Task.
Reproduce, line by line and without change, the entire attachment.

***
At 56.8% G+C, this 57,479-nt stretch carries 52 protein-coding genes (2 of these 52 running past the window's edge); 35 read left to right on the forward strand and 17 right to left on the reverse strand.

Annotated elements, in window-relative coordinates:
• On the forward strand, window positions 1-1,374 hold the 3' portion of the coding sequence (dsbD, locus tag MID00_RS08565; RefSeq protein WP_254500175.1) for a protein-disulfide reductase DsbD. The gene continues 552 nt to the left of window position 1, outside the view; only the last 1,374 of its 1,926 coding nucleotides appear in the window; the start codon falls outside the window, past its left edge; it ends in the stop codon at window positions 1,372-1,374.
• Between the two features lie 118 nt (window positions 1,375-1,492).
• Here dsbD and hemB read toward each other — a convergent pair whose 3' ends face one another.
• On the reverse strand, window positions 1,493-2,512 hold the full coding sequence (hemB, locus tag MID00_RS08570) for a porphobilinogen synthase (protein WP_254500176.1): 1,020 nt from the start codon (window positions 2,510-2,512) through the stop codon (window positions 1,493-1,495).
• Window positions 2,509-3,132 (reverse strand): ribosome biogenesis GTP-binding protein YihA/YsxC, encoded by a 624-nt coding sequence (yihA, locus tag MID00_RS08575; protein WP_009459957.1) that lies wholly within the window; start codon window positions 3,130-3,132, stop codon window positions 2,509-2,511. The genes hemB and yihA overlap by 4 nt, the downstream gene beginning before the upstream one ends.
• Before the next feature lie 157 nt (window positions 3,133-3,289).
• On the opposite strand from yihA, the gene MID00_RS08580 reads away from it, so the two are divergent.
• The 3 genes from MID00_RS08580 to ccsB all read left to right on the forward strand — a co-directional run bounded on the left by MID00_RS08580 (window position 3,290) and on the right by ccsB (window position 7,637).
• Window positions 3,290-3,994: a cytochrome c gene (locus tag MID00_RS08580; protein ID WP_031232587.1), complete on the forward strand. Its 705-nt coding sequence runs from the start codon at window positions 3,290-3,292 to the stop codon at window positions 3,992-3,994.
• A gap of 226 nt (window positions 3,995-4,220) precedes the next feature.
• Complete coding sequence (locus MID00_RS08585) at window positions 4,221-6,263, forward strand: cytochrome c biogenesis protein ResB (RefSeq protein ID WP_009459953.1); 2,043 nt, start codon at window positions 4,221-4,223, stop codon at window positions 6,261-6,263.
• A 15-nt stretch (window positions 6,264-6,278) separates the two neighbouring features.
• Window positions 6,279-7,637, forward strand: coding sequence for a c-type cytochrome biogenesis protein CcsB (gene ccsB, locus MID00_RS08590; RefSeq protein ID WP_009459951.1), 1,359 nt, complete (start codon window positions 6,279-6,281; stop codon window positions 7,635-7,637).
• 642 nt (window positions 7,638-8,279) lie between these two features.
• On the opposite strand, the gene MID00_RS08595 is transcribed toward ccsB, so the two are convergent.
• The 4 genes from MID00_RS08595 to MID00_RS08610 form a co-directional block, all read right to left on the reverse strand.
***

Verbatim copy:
At 56.8% G+C, this 57,479-nt stretch carries 52 protein-coding genes (2 of these 52 running past the window's edge); 35 read left to right on the forward strand and 17 right to left on the reverse strand.

Annotated elements, in window-relative coordinates:
• On the forward strand, window positions 1-1,374 hold the 3' portion of the coding sequence (dsbD, locus tag MID00_RS08565; RefSeq protein WP_254500175.1) for a protein-disulfide reductase DsbD. The gene continues 552 nt to the left of window position 1, outside the view; only the last 1,374 of its 1,926 coding nucleotides appear in the window; the start codon falls outside the window, past its left edge; it ends in the stop codon at window positions 1,372-1,374.
• Between the two features lie 118 nt (window positions 1,375-1,492).
• Here dsbD and hemB read toward each other — a convergent pair whose 3' ends face one another.
• On the reverse strand, window positions 1,493-2,512 hold the full coding sequence (hemB, locus tag MID00_RS08570) for a porphobilinogen synthase (protein WP_254500176.1): 1,020 nt from the start codon (window positions 2,510-2,512) through the stop codon (window positions 1,493-1,495).
• Window positions 2,509-3,132 (reverse strand): ribosome biogenesis GTP-binding protein YihA/YsxC, encoded by a 624-nt coding sequence (yihA, locus tag MID00_RS08575; protein WP_009459957.1) that lies wholly within the window; start codon window positions 3,130-3,132, stop codon window positions 2,509-2,511. The genes hemB and yihA overlap by 4 nt, the downstream gene beginning before the upstream one ends.
• Before the next feature lie 157 nt (window positions 3,133-3,289).
• On the opposite strand from yihA, the gene MID00_RS08580 reads away from it, so the two are divergent.
• The 3 genes from MID00_RS08580 to ccsB all read left to right on the forward strand — a co-directional run bounded on the left by MID00_RS08580 (window position 3,290) and on the right by ccsB (window position 7,637).
• Window positions 3,290-3,994: a cytochrome c gene (locus tag MID00_RS08580; protein ID WP_031232587.1), complete on the forward strand. Its 705-nt coding sequence runs from the start codon at window positions 3,290-3,292 to the stop codon at window positions 3,992-3,994.
• A gap of 226 nt (window positions 3,995-4,220) precedes the next feature.
• Complete coding sequence (locus MID00_RS08585) at window positions 4,221-6,263, forward strand: cytochrome c biogenesis protein ResB (RefSeq protein ID WP_009459953.1); 2,043 nt, start codon at window positions 4,221-4,223, stop codon at window positions 6,261-6,263.
• A 15-nt stretch (window positions 6,264-6,278) separates the two neighbouring features.
• Window positions 6,279-7,637, forward strand: coding sequence for a c-type cytochrome biogenesis protein CcsB (gene ccsB, locus MID00_RS08590; RefSeq protein ID WP_009459951.1), 1,359 nt, complete (start codon window positions 6,279-6,281; stop codon window positions 7,635-7,637).
• 642 nt (window positions 7,638-8,279) lie between these two features.
• On the opposite strand, the gene MID00_RS08595 is transcribed toward ccsB, so the two are convergent.
• The 4 genes from MID00_RS08595 to MID00_RS08610 form a co-directional block, all read right to left on the reverse strand.